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Record crane lift at SA Water's Bolivar treatment plant

The 115 tonne steel cover of one of SA Water’s Bolivar Wastewater Treatment Plant anaerobic digesters has been lifted with a 350 tonne mobile crane as part of a $4.7 million upgrade, setting a record as the largest crane lift in the utility’s history. 

In no easy feat, Max Cranes worked with crews from SA Water and Fulton Hogan to guide the cover, 30 metres in diameter, to a temporary support system during the hour-long lift. Bolivar’s anaerobic digesters stand 14 metres high and have a capacity of 8.5 megalitres. 

SA Water General Manager, Sustainable Infrastructure, Amanda Lewry said the successful crane lift was the culmination of 12 months of careful planning and assessment.

“Safety was at the forefront of this incredible feat and people might not be aware of the behind-the-scenes planning for the secure operation, which included compaction testing of the ground and an extensive bearing capacity assessment to help protect underground pipes,” she said. 

“Eight heavy-duty slings were attached to fixing points pre-welded to the cover, while counterweights were used to stabilise the crane as it lifted our cover off the digester and atop the support structure.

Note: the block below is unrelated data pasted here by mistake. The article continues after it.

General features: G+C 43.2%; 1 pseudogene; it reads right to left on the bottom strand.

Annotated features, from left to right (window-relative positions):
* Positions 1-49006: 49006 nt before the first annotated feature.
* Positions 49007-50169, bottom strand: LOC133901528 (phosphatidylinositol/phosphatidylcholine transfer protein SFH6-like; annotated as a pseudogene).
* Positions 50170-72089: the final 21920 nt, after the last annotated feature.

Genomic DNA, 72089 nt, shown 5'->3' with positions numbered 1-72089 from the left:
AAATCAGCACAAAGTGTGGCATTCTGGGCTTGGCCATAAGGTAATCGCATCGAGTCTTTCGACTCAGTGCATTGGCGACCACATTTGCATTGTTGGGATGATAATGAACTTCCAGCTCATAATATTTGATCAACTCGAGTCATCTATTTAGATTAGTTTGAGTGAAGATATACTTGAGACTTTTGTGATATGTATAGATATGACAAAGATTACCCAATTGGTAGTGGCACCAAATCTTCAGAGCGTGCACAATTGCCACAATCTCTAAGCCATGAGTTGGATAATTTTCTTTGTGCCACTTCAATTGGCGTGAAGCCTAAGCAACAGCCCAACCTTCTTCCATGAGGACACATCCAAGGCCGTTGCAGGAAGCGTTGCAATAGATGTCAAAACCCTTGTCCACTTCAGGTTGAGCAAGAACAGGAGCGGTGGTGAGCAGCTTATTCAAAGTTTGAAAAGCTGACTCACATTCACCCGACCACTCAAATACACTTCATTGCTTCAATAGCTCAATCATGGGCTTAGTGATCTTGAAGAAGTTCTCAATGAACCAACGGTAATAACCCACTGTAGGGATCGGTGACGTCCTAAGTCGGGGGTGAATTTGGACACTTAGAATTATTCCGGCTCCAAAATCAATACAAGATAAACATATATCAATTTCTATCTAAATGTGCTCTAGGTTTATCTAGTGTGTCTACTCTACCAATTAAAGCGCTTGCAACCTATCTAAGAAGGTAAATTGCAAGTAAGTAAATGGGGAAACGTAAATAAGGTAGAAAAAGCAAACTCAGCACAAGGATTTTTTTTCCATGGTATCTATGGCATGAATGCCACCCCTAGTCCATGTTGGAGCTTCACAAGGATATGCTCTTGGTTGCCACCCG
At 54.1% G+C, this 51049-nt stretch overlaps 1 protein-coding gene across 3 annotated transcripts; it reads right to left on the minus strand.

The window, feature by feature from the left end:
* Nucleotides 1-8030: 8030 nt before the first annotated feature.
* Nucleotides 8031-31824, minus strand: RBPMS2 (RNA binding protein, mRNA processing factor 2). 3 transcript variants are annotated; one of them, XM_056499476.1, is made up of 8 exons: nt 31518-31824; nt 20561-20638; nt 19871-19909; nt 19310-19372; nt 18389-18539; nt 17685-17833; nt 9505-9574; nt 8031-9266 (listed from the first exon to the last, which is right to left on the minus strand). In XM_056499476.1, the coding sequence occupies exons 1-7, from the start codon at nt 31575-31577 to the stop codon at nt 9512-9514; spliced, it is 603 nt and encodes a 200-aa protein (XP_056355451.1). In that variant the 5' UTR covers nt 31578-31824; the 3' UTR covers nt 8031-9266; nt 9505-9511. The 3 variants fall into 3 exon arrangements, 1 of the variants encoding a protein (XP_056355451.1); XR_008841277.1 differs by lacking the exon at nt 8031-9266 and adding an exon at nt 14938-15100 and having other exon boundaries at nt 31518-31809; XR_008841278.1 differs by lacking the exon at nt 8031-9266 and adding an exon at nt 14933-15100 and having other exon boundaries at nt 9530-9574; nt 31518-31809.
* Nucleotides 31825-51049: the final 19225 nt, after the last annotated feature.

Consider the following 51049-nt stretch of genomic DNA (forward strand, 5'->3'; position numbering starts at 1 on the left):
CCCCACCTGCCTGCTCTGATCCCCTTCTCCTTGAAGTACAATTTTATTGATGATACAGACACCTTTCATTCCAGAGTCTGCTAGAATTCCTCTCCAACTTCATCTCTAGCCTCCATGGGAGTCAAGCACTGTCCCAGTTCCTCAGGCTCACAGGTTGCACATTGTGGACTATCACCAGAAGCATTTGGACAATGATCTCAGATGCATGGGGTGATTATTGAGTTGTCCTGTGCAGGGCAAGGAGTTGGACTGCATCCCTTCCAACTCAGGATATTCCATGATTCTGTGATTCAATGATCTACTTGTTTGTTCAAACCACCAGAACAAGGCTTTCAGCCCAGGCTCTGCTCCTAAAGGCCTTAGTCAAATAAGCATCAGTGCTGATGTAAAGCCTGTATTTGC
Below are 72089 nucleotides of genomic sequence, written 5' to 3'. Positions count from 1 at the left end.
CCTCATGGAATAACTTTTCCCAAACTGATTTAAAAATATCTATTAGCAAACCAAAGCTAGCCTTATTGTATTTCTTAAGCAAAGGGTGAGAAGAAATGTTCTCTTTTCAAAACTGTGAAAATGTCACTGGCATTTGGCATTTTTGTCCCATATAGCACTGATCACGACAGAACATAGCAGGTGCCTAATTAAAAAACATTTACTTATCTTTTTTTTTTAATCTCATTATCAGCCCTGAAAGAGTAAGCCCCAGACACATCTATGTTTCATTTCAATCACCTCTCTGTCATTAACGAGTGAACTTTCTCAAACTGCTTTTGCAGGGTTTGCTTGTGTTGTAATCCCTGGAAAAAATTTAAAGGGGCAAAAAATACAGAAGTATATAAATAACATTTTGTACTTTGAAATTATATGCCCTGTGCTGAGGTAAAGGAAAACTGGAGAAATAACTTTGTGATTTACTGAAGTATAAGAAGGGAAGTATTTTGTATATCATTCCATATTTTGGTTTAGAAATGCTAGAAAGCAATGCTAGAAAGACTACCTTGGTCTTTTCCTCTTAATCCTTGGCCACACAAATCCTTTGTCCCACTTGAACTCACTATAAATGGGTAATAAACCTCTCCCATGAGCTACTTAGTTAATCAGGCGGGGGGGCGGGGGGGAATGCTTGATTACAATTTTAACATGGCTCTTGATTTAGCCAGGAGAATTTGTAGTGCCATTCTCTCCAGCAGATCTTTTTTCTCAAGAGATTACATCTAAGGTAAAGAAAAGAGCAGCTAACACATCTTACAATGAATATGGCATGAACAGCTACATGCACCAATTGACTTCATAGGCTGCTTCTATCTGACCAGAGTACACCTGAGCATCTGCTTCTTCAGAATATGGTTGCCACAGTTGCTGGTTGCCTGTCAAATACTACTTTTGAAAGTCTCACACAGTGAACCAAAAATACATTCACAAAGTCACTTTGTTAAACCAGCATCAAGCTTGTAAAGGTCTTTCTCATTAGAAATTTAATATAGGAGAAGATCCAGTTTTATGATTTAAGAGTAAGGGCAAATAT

“Our crews will now work on upgrading the cover during the next few months, including reinforcing the roof’s structure, installing a new insulation panelling system and cleaning the digester.” 

Upgraded insulation

Constructed in the 1960s, two of Bolivar’s six digesters will be upgraded to improve insulation of the covers, ensuring an optimal internal environment for the digestion process. 

Lewry said the upgrades will also help to prevent escaping biogas, which is released during the metabolic processes inside the digesters, thereby creating a more renewable energy for the site. 

“Upgrading our digesters enhances their ability to hold waste at a constant 38 degrees [Celsius] and creates an optimal environment for bacteria inside to help prevent the escape of biogas, a product we can reuse,” she said. 

“Harnessing the power of biogas through our on-site gas engines creates a source of renewable energy for the treatment plant, which typically provides around 85% of the Bolivar facility’s energy needs. 

“Biogas generation is an important part of our approach to energy management and by reducing and reusing waste, we are taking action as proactive environmental leaders to help enable a sustainable future.” 

The renewable electricity generated through biogas at the Bolivar Wastewater Treatment Plant is enough to power around 4000 houses a year.